New light has been shed on the major cyberattack that wiped out tens of thousands of computers in South Korea in March. According to a new report from security firm McAfee Labs, the hackers weren’t simply out to cause mischief, wreaking havoc on ATMs and telecommunications throughout the country. They were trying to steal military secrets.
Researchers say this information adds weight to South Korea's claim that North Korea was behind the "Dark Seoul” attack in March.
There’s logic to this claim. North Korea has accused its neighbors to the south as being a merely a puppet nation in cahoots with the US, and the report found that the cyberattackers were searching for signs of military plans showing South Korea and the US teaming up.
The hackers used malware codes injected like a Trojan horse, in a program dating back to 2009, now nicknamed the "Operation Troy,” to search out terms (in Korean) like "US Army," "secret," "weapon," "Joint Chiefs of Staff," and other "sensitive" terms that the report didn't publish at the behest of the US government.
"This goes deeper than anyone had understood to date, and it's not just attacks: It's military espionage," Ryan Sherstobitoff, a senior threat researcher at McAfee, told the Associated Press.
The Dark Seoul attack wasn't the first time South Korea has pointed fingers north. (And won't be the last.) Others aren't so sure. Some blame China. Others, like security software maker Symantec, blame the mysterious “Dark Seoul Gang,” which Symantec reports is a well-organized group of 10 to 50 hackers—though of course that tells us nothing about who they are, where they are, or what their motivations are. Is it North Korea? Is it Anonymous? Are they the same?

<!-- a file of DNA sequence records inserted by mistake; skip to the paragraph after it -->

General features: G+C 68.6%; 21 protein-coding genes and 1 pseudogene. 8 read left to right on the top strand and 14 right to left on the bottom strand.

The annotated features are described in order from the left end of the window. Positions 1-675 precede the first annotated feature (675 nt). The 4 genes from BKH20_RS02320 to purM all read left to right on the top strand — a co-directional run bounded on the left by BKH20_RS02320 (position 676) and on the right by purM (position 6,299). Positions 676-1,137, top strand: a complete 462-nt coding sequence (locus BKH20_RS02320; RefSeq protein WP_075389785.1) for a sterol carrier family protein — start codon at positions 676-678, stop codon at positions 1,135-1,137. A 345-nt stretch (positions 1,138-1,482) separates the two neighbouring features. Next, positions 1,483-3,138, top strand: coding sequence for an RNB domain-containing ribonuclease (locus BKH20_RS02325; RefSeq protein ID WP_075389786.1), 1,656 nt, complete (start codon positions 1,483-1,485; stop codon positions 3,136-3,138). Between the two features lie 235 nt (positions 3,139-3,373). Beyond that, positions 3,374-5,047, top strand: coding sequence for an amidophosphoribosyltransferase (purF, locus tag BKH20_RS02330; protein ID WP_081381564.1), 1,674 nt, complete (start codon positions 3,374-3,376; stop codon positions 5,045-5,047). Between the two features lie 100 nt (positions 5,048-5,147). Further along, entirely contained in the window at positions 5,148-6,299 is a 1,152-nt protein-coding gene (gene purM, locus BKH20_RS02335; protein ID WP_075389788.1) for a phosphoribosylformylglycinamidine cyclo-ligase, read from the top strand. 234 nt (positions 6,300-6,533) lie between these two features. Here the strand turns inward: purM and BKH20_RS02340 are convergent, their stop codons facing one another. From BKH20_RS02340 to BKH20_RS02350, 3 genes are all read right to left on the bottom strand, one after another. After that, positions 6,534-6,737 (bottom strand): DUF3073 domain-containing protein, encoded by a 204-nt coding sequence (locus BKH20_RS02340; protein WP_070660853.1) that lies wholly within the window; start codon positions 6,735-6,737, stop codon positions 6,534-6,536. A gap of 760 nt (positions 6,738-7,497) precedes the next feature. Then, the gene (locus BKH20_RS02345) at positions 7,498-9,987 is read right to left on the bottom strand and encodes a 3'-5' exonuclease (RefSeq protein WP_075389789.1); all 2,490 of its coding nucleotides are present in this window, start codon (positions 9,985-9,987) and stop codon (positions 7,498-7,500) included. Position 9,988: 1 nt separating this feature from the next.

Symantec also blames the gang for the latest cyberattack on South Korea, on June 25, the anniversary of the Korean War, while the McAfee report suggests the military-secret-searching hackers were behind that incident. Most people say the hacktivists with Anonymous were behind the stunt. One way or another, the hack was pretty well bungled. Either Anonymous South Korea successfully hacked North Korea but then botched it and ended up hacking its own country, or North Korea was pretending to be Anonymous when it retaliated. Either way, it's a hot mess.
The researchers over at McAfee studied each line of malware code to try and find out who the hackers were or what information they may have obtained, but these questions remain mysteries.
Meanwhile in North Korea, a country where most citizens don’t have steady access to electricity, let alone the internet, the state under Kim Jong-un has focused on developing computers and IT infrastructure, which officials insist are to protect against cyberattacks, not wage them. Experts aren’t so convinced.
"I used to joke that it's hard for the North Koreans to have a cyber army because they don't have electricity, but it looks as if the regime has been investing heavily in this," James Lewis, a senior fellow at the Center for Strategic and International Studies told the Associated Press.
In regards to the March attack, McAffee researchers wrote, "The clues left behind confirm that the two groups claiming responsibility were a fabrication to throw investigators off the trail and to mask the true source."
Therein lies the most convenient thing about waging anonymous cyberattacks: it's real easy to pin it on someone else.